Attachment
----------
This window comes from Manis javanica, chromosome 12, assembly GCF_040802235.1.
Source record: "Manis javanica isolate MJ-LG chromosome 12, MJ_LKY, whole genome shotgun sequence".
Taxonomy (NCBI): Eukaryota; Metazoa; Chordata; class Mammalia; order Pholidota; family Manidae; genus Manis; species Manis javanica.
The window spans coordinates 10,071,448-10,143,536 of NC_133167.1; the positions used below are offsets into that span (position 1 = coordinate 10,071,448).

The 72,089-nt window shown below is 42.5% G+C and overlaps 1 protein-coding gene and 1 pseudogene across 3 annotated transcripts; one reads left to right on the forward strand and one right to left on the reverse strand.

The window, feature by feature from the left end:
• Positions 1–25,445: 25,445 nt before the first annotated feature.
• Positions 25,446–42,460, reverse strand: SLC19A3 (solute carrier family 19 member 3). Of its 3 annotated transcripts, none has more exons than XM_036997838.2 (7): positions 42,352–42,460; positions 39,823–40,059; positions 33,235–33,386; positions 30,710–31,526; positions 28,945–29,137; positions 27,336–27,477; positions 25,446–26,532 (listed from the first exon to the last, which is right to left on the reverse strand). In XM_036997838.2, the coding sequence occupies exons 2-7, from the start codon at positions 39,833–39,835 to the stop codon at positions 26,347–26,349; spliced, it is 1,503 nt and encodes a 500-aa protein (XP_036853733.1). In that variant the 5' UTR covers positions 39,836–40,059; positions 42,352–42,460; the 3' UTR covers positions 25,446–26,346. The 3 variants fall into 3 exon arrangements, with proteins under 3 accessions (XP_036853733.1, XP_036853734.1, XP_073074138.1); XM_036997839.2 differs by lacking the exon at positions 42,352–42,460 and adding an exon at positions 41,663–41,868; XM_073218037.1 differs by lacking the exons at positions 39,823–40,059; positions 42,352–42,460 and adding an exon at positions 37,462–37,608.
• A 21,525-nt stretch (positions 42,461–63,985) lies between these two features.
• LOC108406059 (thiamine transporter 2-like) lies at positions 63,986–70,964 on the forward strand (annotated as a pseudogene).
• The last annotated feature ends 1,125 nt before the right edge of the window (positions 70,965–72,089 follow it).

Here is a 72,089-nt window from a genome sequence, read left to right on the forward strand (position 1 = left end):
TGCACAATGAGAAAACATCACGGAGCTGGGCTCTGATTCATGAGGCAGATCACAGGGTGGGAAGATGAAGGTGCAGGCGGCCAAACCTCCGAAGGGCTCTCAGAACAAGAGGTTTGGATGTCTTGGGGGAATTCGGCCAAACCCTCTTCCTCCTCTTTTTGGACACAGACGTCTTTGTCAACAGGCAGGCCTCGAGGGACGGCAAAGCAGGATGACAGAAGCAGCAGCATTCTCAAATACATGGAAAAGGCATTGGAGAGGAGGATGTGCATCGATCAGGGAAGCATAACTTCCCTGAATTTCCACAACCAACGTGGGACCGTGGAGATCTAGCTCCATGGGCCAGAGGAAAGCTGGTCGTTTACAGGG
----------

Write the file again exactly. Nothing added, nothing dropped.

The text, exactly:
This window comes from Manis javanica, chromosome 12, assembly GCF_040802235.1.
Source record: "Manis javanica isolate MJ-LG chromosome 12, MJ_LKY, whole genome shotgun sequence".
Taxonomy (NCBI): Eukaryota; Metazoa; Chordata; class Mammalia; order Pholidota; family Manidae; genus Manis; species Manis javanica.
The window spans coordinates 10,071,448-10,143,536 of NC_133167.1; the positions used below are offsets into that span (position 1 = coordinate 10,071,448).

The 72,089-nt window shown below is 42.5% G+C and overlaps 1 protein-coding gene and 1 pseudogene across 3 annotated transcripts; one reads left to right on the forward strand and one right to left on the reverse strand.

The window, feature by feature from the left end:
• Positions 1–25,445: 25,445 nt before the first annotated feature.
• Positions 25,446–42,460, reverse strand: SLC19A3 (solute carrier family 19 member 3). Of its 3 annotated transcripts, none has more exons than XM_036997838.2 (7): positions 42,352–42,460; positions 39,823–40,059; positions 33,235–33,386; positions 30,710–31,526; positions 28,945–29,137; positions 27,336–27,477; positions 25,446–26,532 (listed from the first exon to the last, which is right to left on the reverse strand). In XM_036997838.2, the coding sequence occupies exons 2-7, from the start codon at positions 39,833–39,835 to the stop codon at positions 26,347–26,349; spliced, it is 1,503 nt and encodes a 500-aa protein (XP_036853733.1). In that variant the 5' UTR covers positions 39,836–40,059; positions 42,352–42,460; the 3' UTR covers positions 25,446–26,346. The 3 variants fall into 3 exon arrangements, with proteins under 3 accessions (XP_036853733.1, XP_036853734.1, XP_073074138.1); XM_036997839.2 differs by lacking the exon at positions 42,352–42,460 and adding an exon at positions 41,663–41,868; XM_073218037.1 differs by lacking the exons at positions 39,823–40,059; positions 42,352–42,460 and adding an exon at positions 37,462–37,608.
• A 21,525-nt stretch (positions 42,461–63,985) lies between these two features.
• LOC108406059 (thiamine transporter 2-like) lies at positions 63,986–70,964 on the forward strand (annotated as a pseudogene).
• The last annotated feature ends 1,125 nt before the right edge of the window (positions 70,965–72,089 follow it).

Here is a 72,089-nt window from a genome sequence, read left to right on the forward strand (position 1 = left end):
TGCACAATGAGAAAACATCACGGAGCTGGGCTCTGATTCATGAGGCAGATCACAGGGTGGGAAGATGAAGGTGCAGGCGGCCAAACCTCCGAAGGGCTCTCAGAACAAGAGGTTTGGATGTCTTGGGGGAATTCGGCCAAACCCTCTTCCTCCTCTTTTTGGACACAGACGTCTTTGTCAACAGGCAGGCCTCGAGGGACGGCAAAGCAGGATGACAGAAGCAGCAGCATTCTCAAATACATGGAAAAGGCATTGGAGAGGAGGATGTGCATCGATCAGGGAAGCATAACTTCCCTGAATTTCCACAACCAACGTGGGACCGTGGAGATCTAGCTCCATGGGCCAGAGGAAAGCTGGTCGTTTACAGGG